Future Plans
Do you have any plans of diversifying your business? Are you looking at any industry collaborations in the near future?
We were in the rescue phase earlier; we are in the revival phase now; and then comes the reimagination phase. In the reimagination phase, we will definitely be looking at some diversification; but [it will be] a very small diversification because we still believe that our core—where we have a 100 million customers—is cinema. Therefore, what is the ecosystem that we can build around it is something we want to reimagine, relook at, and reinvent. For example, in food and beverage (F&B), we’re doing very well with our popcorn. We may look at some extensions of our F&B portfolio adjacent to cinema.

We are not in a hurry to get into production. [But if we were to look at] distribution, definitely! We want to augment that piece of the business by a lot. We have a lot of movies coming up under the PVR Pictures banner.

Coming back to F&B, all our other sources of revenue are postticketed, like advertising. But with F&B, we can increase our portfolio of what can be unique to PVR. We don’t want to be another ‘me too’ in anything. Popcorn is one area we found which was unique to us, so that’s something that we are focussing on. Keeping that in mind, there is a play out there and what that play is we need to think through.

I’m not the type of guy who broods over what has happened. You have to stay positive and focussed, especially if you’re the leader of an organisation. You’ve got troops to rally and they should not see you bogged down. I’m privileged to have great investors and a great team. They all played a brilliant role.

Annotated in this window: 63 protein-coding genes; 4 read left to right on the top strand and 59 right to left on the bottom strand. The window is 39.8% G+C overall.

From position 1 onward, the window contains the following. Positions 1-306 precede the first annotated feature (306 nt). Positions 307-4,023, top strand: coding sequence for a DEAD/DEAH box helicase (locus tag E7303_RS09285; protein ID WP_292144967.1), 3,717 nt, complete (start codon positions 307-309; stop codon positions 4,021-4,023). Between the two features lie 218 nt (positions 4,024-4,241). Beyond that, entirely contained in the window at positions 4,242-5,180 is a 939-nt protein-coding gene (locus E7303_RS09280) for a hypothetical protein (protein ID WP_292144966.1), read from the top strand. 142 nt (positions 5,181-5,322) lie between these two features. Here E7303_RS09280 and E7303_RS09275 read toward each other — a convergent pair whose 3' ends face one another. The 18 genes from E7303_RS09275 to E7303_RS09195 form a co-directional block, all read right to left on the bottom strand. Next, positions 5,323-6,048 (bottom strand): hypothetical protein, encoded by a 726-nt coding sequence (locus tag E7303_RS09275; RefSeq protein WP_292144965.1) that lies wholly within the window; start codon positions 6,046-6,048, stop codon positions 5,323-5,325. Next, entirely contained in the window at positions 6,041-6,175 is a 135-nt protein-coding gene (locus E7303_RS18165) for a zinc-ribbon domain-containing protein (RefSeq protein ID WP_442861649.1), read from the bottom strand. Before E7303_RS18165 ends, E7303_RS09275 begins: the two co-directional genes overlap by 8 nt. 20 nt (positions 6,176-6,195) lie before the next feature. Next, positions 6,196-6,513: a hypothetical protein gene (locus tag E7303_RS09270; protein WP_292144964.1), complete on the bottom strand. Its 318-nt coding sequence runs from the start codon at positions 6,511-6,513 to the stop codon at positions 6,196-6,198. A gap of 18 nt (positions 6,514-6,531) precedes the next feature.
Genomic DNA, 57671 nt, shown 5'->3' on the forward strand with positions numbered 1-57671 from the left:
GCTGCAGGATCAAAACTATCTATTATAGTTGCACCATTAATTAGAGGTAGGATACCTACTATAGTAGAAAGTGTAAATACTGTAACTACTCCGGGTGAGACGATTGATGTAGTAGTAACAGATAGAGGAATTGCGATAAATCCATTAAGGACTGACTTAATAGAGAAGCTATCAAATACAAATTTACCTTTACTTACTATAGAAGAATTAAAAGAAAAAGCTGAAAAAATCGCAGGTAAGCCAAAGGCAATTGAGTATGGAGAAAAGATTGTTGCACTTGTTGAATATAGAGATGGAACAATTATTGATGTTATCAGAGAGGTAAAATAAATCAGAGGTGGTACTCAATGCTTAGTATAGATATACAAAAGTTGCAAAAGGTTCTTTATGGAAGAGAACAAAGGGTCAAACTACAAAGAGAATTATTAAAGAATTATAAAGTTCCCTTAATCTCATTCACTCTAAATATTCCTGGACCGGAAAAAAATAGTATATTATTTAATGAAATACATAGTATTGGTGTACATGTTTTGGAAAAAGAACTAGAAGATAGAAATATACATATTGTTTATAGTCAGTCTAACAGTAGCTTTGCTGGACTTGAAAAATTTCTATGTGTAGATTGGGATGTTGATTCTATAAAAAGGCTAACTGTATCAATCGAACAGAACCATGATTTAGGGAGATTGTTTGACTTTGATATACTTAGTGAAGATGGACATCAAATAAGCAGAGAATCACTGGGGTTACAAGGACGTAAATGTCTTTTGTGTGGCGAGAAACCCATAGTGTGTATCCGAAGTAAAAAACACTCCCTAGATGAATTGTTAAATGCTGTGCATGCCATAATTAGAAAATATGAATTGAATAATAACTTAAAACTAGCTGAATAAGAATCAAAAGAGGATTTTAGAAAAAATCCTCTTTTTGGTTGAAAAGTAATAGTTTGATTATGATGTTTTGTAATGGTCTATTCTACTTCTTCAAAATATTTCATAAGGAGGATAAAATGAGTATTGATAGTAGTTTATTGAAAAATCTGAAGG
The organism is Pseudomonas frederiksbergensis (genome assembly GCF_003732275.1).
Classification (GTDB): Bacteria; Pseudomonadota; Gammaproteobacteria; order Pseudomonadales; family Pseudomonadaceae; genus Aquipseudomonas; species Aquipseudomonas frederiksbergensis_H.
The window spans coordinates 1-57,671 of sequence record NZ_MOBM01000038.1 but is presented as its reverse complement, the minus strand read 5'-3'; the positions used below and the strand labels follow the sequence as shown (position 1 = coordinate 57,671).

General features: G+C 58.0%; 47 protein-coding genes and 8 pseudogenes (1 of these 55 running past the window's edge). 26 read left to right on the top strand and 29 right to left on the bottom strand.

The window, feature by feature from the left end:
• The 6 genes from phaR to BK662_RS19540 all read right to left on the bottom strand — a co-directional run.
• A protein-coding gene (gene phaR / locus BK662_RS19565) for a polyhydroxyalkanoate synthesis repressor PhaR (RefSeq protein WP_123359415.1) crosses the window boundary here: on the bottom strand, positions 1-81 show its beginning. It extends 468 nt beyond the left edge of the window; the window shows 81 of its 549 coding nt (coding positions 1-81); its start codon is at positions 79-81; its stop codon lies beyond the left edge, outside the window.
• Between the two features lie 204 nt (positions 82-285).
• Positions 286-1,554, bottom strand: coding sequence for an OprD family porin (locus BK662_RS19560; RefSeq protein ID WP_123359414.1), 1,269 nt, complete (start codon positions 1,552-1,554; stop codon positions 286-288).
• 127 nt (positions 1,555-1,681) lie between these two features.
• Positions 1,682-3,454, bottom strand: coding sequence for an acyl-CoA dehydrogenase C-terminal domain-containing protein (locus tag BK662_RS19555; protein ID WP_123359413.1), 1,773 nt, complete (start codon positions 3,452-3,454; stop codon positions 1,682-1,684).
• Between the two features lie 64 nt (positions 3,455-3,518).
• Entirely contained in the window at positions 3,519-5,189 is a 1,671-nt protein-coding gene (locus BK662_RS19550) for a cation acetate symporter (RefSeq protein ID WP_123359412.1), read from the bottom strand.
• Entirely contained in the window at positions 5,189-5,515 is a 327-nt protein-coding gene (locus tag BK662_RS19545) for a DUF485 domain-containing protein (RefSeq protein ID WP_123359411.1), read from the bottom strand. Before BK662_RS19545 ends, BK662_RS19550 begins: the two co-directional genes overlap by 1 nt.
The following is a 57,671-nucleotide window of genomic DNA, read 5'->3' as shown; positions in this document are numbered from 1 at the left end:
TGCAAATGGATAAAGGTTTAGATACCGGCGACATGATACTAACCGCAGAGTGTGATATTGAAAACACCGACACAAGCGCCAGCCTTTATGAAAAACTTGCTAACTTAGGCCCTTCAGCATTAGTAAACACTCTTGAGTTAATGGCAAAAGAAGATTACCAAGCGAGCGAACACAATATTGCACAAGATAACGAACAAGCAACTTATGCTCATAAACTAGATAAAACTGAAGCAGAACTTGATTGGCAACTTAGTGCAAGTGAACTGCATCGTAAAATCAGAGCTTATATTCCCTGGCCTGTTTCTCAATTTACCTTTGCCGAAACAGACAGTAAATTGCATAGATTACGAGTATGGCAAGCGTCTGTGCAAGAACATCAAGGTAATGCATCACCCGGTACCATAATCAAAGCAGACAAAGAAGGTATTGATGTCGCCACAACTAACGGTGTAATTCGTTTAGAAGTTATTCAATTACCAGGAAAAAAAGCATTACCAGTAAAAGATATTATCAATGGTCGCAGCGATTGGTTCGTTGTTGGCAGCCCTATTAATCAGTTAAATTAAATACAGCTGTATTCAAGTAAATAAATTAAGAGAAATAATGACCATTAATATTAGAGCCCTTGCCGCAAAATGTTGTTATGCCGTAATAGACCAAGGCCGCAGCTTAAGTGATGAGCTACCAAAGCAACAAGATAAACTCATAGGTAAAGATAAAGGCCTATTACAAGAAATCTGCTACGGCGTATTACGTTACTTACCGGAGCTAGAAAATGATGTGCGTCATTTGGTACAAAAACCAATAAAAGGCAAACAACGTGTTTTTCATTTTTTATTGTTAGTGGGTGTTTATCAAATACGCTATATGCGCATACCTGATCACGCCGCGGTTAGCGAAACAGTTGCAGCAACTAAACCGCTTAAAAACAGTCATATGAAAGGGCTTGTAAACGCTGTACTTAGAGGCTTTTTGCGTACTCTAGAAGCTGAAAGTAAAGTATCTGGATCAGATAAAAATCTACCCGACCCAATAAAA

Ajay Bijli, chairman, PVR.

Are you worried about the fact that nowadays some movies are releasing directly on OTT platforms?
No. It’s a trend which started because cinemas were shut. People didn’t know what OTT meant. In the pandemic, all of a sudden, it has become a part of their lexicon. But otherwise, home entertainment through VCR, video, DVD, Netflixes of the world, etc. were always there.

Even they [the OTT platforms] were starved of content because shooting for long-form entertainment had also stopped during the pandemic and they needed content for their channels. So, they started buying movies. The producers did not have [a way to release movies] because cinemas were shut. Therefore, they [the producers] thought that they might as well send the films over to the OTT platforms. Now that the cinemas are opening, I think it [which movies go to OTT platforms vis-à-vis which release in cinemas] will find its own level.

If some movies go to OTT platforms, so be it. It’s too much of a gamble from both sides. The OTT platforms are paying without knowing the box office revenues of the movie, and what the word of mouth is. Because a movie is like a closed parachute. It may work or it may not work. Therefore, it made sense [for OTT platforms] to wait for the theatrical release to get over. On the other hand, the producers also don’t have a cap [on the number of releases].

But if you look at pre-pandemic times, most of the movies that did exceedingly well [on OTT platforms], with the exception of a few, were non-blockbuster movies to begin with. Moreover, OTT platforms will pay a fixed price to the producers. But they will not give you [the producers] a share of the revenue; we share our revenue.

I’m no soothsayer, but I can at least predict this about my business: If the pandemic does not come again, it is a matter of time till things fall into place.

What keeps you going despite all the challenges?
There is more to life than just business. There are other facets, like your family. I was very happy to be able to spend time with my mother. I was also happy to have my children with me.

Then, there are other aspects of life which keep you going. I’m fond of sports, for example, and I try to keep myself fit. I’m also fond of singing and music. In fact, I even became part of a band during the pandemic—something I always dreamed of. But, of course, business did go through a lot. It is only when the going gets tough that you look at the other things, and you begin counting your blessings.

I’m not the type of guy who broods over what has happened. You have to stay positive and focussed, especially if you’re the leader of an organisation. You’ve got troops to rally and they should not see you bogged down. I’m privileged to have great investors and a great team. They all played a brilliant role. Fortune India